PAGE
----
Wikipedia's ability to correct errors quickly was mentioned in recent German media coverage of a surprising blunder that has permeated most reference works, school books and even government publications for decades. A basic fact about one of Europe's most important rivers was discovered to have been incorrectly reported: Generations of school children in Germany and the whole world have learned that the Rhine is about 1320 km long. However Bruno Kremer, a biologist at the University of Cologne, found this number to be inconsistent during his research for an upcoming book (ISBN 978-3874634564). According to Süddeutsche Zeitung, at the beginning of the last century the length was still stated correctly to be around 1230 km by the major encyclopedias (the Brockhaus encyclopedia of 1903, the Herder lexicon of 1907 and Meyers Konversations-Lexikon of 1909). Later editions such as the Brockhaus editions of 1933 and today give numbers around 1320 km, an error that Kremer conjectures to have been caused by simple transposition of digits. Encyclopædia Britannica's Rhine River article is even further off, giving a value of 1390 km.
"Cleaning up will take a while ... while atlases, school books, web pages and brass plates have to be changed. At the moment, the online lexicon Wikipedia is ahead of everybody: In January, a pensioner from Leutesdorf near Koblenz [de:Benutzer:Frila, a former inland navigator] has inserted Bruno Kremer's length information into the "Rhein" entry."
That correction on the German Wikipedia was made after a local newspaper had mentioned Kremer's research, and German Wikipedians had reviewed many other sources. On the English Wikipedia, the correction was made on 27 March.
The corrections were noted in a number of follow-up articles published later that week. The Dutch newspaper NRC Handelsblad ran a brief article on page 4 which mentioned the changes, there was a full-page article in the world news section of the Norwegian paper Aftenposten which went into more detail, and there was a brief mention in the German newsmagazine Der Spiegel.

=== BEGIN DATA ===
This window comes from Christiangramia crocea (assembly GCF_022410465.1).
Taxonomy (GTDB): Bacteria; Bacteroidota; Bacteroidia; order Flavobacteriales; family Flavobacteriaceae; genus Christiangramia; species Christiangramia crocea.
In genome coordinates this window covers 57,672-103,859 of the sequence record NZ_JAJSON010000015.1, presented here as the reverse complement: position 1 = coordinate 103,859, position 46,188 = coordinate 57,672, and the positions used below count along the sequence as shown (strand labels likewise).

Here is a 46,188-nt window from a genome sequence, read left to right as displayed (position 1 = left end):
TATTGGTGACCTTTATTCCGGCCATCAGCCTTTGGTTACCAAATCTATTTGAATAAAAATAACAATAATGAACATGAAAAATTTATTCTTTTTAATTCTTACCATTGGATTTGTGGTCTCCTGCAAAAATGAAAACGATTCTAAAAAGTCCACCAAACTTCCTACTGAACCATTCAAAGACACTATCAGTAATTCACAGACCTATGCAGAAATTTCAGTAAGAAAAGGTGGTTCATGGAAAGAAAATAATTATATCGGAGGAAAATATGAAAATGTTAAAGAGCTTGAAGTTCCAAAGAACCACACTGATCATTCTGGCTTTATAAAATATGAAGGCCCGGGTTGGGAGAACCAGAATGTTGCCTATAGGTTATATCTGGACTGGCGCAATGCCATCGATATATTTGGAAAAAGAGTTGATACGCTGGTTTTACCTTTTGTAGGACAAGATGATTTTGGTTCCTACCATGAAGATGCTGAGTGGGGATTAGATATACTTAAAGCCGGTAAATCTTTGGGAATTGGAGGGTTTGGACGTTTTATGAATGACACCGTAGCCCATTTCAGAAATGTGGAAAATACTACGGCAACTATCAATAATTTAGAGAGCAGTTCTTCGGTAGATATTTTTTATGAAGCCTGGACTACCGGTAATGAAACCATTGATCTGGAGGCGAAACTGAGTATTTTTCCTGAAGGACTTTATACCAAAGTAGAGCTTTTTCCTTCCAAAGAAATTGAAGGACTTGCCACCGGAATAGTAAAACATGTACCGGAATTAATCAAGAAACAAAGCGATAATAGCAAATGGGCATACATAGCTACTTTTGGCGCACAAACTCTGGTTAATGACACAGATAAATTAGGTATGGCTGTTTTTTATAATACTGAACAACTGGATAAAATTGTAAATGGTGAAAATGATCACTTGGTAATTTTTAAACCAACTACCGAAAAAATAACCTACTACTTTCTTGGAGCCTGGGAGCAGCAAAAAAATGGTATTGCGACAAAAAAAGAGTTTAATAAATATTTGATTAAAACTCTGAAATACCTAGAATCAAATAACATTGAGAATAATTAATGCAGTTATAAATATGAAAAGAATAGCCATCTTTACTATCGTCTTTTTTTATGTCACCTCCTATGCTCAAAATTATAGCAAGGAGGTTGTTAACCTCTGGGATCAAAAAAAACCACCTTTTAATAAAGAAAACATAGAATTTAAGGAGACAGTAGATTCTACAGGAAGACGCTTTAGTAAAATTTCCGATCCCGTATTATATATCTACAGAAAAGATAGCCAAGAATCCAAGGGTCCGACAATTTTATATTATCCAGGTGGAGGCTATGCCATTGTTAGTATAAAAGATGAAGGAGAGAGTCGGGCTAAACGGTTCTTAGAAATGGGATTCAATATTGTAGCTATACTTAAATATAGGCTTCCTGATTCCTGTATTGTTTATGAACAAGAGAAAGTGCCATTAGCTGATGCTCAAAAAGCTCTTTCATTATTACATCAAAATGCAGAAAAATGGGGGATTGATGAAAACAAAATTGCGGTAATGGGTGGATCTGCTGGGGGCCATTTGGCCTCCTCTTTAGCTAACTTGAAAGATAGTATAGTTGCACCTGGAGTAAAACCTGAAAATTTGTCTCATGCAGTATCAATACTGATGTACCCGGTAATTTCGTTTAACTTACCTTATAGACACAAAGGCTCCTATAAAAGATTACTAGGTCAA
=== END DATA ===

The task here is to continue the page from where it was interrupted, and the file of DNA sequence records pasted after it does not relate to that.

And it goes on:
Conference examines Wikipedia from a "Critical Point of View"
Felipe Ortega: New trends in the evolution of Wikipedia. Summary, Slides - Ortega presented his quantitative research about participation on the ten largest Wikipedias, some interpretations of which had been controversial last fall (see earlier Signpost coverage).
Joseph Reagle: Wikipedia and Encyclopedic Anxiety. Summary, slides - Reagle aimed to "make sense some of the criticism Wikipedia receives in a historical frame", arguing "that reference works can serve as a flashpoint for larger social anxieties about technological and social change", giving historical examples for criticism of reference works such as Encyclopedia Britannica and Webster's Dictionary.
The CPOV conference was preceded by a small Wiki Analytics Workshop held by the Digital Methods Initiative at the University of Amsterdam.